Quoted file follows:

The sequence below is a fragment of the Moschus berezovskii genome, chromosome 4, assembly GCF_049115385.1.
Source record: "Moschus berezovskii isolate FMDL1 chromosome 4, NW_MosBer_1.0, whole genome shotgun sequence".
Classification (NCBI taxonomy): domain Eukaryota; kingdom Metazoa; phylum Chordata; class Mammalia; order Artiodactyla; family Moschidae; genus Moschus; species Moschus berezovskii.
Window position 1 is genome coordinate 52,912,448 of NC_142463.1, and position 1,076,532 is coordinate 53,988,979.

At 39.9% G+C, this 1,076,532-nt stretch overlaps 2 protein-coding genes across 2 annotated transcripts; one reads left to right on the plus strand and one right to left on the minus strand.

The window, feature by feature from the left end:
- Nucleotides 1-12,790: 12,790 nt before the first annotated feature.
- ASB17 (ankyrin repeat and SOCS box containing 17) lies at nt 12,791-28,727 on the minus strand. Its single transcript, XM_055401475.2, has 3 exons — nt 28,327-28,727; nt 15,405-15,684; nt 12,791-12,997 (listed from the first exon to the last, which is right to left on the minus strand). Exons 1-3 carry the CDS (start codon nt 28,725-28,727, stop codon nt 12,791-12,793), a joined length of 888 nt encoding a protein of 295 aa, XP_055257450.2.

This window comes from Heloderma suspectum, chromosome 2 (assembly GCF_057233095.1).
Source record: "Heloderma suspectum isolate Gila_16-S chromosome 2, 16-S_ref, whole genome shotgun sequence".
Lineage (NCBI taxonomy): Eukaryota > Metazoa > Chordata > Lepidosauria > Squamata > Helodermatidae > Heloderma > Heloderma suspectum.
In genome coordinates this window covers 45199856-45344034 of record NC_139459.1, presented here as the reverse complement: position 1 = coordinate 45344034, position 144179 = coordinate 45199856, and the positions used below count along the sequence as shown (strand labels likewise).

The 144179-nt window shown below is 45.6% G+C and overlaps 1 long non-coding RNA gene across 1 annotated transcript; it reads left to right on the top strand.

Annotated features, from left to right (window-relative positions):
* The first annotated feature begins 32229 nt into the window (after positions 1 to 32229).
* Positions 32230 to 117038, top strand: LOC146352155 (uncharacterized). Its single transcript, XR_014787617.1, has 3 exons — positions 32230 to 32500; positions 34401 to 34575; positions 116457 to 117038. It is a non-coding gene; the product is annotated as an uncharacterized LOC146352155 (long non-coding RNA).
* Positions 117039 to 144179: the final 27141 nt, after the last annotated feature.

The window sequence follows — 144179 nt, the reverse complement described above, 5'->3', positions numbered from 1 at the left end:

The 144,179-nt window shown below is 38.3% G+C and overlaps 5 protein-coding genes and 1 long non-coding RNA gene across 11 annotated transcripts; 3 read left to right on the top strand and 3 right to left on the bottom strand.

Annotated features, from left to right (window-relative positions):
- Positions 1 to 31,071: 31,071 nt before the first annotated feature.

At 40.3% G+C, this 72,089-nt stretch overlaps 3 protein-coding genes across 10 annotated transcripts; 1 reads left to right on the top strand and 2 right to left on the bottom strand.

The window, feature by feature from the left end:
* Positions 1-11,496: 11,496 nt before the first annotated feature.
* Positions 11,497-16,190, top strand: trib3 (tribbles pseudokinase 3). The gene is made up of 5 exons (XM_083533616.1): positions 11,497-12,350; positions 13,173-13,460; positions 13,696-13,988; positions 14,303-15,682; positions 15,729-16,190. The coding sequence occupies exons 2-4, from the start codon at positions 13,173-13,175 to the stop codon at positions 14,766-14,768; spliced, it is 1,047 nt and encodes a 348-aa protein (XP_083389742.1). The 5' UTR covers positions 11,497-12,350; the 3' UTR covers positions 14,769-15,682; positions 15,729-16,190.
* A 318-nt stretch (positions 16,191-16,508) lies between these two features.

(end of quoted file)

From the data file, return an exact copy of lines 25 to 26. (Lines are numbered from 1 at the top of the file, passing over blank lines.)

* Positions 11,497-16,190, top strand: trib3 (tribbles pseudokinase 3). The gene is made up of 5 exons (XM_083533616.1): positions 11,497-12,350; positions 13,173-13,460; positions 13,696-13,988; positions 14,303-15,682; positions 15,729-16,190. The coding sequence occupies exons 2-4, from the start codon at positions 13,173-13,175 to the stop codon at positions 14,766-14,768; spliced, it is 1,047 nt and encodes a 348-aa protein (XP_083389742.1). The 5' UTR covers positions 11,497-12,350; the 3' UTR covers positions 14,769-15,682; positions 15,729-16,190.
* A 318-nt stretch (positions 16,191-16,508) lies between these two features.